Yesterday, a strike hit Al-Ahli Baptist Hospital in Gaza City, killing hundreds, according to the AP, mostly patients receiving treatment, healthcare workers, and those seeking shelter. This is the deadliest attack in the Palestinian territories going back to 2008 and the most destructive on a healthcare facility. In a distressing recurrence of a pattern witnessed in Syria and Ukraine, the strikes in Gaza over the past nine days have apparently made little distinction between civilian and military targets, destroyed medical facilities, and killed first responders.

Insecurity Insight has documented the killing of at least 46 medical personnel, including medical students, in only 10 days in the Gaza Strip. To date, 15 medical facilities—including six hospitals— and 23 ambulances have been affected. Additionally, in the West Bank and Jerusalem, healthcare workers are being detained and injured while transferring patients to hospitals, and ambulances are under attack. All of these tallies were totaled before yesterday’s attack on Al Ahli, about which numbers are still being documented.

The devastating toll on civilians, both killed and injured, puts immense pressure on a strained medical system. More than 3,000 civilians in Gaza, including over 1000 children, have been killed, and 9,700 people, including more than 2,450 children, have been injured. According to WHO’s Health Cluster, there are a total of 3,500 hospital beds in Gaza (this number will be lower after yesterday’s strike). Yet, evacuation orders would apply to 23 hospitals in north Gaza, reducing overall capacity to only 2,000 beds. Already, four hospitals in the north are no longer operating. As the number of injured continues to rise, the available bed capacity decreases, intensifying the critical situation.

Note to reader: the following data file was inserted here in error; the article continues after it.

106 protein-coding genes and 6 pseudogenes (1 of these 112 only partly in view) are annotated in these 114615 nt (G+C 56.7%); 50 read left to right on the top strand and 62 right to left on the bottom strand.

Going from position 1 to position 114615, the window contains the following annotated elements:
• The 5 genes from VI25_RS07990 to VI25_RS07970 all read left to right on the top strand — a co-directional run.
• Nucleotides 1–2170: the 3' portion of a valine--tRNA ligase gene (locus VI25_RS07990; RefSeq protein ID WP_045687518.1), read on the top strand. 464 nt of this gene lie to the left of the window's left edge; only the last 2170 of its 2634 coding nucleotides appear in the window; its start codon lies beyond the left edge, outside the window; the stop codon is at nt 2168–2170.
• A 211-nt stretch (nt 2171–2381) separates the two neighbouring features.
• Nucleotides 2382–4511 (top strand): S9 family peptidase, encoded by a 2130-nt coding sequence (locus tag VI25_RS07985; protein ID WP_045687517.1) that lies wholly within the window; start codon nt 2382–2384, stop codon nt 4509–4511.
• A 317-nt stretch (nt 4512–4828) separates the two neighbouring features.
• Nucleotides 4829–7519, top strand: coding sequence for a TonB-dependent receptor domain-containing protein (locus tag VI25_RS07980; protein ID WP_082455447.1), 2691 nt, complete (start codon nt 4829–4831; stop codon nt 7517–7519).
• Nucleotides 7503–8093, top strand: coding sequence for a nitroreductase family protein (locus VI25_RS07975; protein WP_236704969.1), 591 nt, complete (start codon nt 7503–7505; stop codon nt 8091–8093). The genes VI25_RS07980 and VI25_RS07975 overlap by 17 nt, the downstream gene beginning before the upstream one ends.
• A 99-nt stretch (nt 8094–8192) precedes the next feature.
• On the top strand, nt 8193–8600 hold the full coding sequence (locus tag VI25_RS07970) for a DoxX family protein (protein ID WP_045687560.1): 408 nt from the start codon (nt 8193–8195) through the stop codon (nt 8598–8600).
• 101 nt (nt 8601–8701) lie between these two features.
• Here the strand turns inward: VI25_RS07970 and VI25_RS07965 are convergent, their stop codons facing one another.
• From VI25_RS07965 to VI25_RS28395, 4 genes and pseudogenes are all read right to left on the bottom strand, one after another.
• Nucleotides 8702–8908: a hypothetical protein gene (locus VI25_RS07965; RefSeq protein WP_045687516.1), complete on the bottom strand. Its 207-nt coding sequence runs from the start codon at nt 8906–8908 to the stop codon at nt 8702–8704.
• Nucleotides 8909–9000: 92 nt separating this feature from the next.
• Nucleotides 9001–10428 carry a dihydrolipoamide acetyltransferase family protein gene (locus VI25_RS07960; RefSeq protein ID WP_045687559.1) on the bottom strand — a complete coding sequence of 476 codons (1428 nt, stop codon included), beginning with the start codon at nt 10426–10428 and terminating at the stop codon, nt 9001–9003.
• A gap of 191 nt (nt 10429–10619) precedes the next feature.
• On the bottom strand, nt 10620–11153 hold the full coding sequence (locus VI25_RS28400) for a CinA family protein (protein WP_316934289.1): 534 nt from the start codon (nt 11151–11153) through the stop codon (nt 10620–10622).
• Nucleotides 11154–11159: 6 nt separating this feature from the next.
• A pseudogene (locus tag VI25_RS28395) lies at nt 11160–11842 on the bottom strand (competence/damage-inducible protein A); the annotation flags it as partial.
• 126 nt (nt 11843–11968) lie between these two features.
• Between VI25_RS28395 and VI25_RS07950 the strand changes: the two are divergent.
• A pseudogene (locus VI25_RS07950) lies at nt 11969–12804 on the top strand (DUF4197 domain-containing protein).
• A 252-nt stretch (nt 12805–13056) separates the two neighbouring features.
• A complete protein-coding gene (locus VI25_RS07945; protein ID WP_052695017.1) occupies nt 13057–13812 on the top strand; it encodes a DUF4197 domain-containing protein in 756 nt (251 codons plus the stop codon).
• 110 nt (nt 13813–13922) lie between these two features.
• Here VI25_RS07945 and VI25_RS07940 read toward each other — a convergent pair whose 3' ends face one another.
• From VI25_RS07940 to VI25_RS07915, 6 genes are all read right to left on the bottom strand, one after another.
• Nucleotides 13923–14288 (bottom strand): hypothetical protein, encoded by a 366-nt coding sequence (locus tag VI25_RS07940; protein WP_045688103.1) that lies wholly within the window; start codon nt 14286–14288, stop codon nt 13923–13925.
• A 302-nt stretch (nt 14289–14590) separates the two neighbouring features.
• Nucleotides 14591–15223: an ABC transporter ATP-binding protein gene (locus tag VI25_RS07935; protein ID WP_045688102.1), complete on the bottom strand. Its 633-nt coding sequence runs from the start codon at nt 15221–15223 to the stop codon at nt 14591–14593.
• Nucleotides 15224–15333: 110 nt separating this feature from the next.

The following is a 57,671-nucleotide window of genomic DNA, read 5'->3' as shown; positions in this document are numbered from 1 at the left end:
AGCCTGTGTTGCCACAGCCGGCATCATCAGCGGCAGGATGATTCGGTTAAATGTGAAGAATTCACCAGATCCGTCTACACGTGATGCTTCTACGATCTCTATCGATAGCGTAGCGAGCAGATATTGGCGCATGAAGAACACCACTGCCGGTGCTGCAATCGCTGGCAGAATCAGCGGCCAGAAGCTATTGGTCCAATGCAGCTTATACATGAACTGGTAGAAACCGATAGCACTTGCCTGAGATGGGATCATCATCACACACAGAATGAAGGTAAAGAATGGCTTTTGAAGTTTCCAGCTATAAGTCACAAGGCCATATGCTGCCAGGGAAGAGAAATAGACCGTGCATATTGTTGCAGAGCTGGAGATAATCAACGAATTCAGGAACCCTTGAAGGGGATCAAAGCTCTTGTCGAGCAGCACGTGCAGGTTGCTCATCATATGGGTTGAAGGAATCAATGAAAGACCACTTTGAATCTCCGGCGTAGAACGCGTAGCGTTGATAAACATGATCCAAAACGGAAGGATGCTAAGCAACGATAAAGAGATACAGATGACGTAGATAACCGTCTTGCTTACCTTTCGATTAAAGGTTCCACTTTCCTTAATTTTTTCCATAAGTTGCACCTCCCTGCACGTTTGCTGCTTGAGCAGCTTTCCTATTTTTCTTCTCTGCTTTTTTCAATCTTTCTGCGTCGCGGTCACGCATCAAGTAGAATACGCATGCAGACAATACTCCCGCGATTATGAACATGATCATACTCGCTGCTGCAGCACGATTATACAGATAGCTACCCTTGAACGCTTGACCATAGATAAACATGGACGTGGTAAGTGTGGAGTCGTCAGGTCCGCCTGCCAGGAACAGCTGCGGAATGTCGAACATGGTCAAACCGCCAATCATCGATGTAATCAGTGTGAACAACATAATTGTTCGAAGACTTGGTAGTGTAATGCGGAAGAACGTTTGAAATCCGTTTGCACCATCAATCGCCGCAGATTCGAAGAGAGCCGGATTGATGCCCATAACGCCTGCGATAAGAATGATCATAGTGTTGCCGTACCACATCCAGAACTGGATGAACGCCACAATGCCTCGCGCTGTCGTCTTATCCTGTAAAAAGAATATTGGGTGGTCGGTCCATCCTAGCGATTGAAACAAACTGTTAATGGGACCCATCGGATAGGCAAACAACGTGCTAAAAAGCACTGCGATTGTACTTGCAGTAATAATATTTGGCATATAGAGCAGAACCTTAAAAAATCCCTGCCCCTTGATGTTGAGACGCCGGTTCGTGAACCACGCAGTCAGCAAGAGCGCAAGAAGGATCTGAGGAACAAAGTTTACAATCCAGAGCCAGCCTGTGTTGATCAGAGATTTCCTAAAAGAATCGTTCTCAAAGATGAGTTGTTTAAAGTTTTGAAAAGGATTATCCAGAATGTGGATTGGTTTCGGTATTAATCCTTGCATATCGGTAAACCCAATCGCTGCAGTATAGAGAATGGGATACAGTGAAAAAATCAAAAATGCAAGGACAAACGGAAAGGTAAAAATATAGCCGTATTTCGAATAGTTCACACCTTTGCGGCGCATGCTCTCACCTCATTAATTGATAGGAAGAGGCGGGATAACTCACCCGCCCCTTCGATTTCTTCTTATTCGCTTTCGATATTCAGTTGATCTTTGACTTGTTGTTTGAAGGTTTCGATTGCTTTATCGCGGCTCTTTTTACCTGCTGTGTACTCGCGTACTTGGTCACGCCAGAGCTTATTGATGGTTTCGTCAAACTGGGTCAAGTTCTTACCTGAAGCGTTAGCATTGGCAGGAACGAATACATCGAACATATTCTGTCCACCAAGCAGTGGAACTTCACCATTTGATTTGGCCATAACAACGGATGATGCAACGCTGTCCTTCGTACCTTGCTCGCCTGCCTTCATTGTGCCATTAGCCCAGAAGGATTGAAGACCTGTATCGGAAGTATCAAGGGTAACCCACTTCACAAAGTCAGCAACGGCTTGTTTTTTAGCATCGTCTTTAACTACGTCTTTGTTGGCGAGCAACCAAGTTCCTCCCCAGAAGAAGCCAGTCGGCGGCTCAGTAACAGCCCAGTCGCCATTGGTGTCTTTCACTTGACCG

The UN warns of a humanitarian disaster, and the World Health Organization reports that hospitals are ‘overflowing’ as people seek safety. The WHO is particularly concerned about disease outbreaks due to mass displacement and poor water and sanitation.

SAMS echoes the calls of UN Secretary-General Guterres for all parties to abide by International Humanitarian Law, emphasizing the imperative to respect civilian life and infrastructure. Drawing from direct experience of hundreds of attacks on hospitals in Syria, SAMS understands the devastating toll on communities when medical facilities are attacked.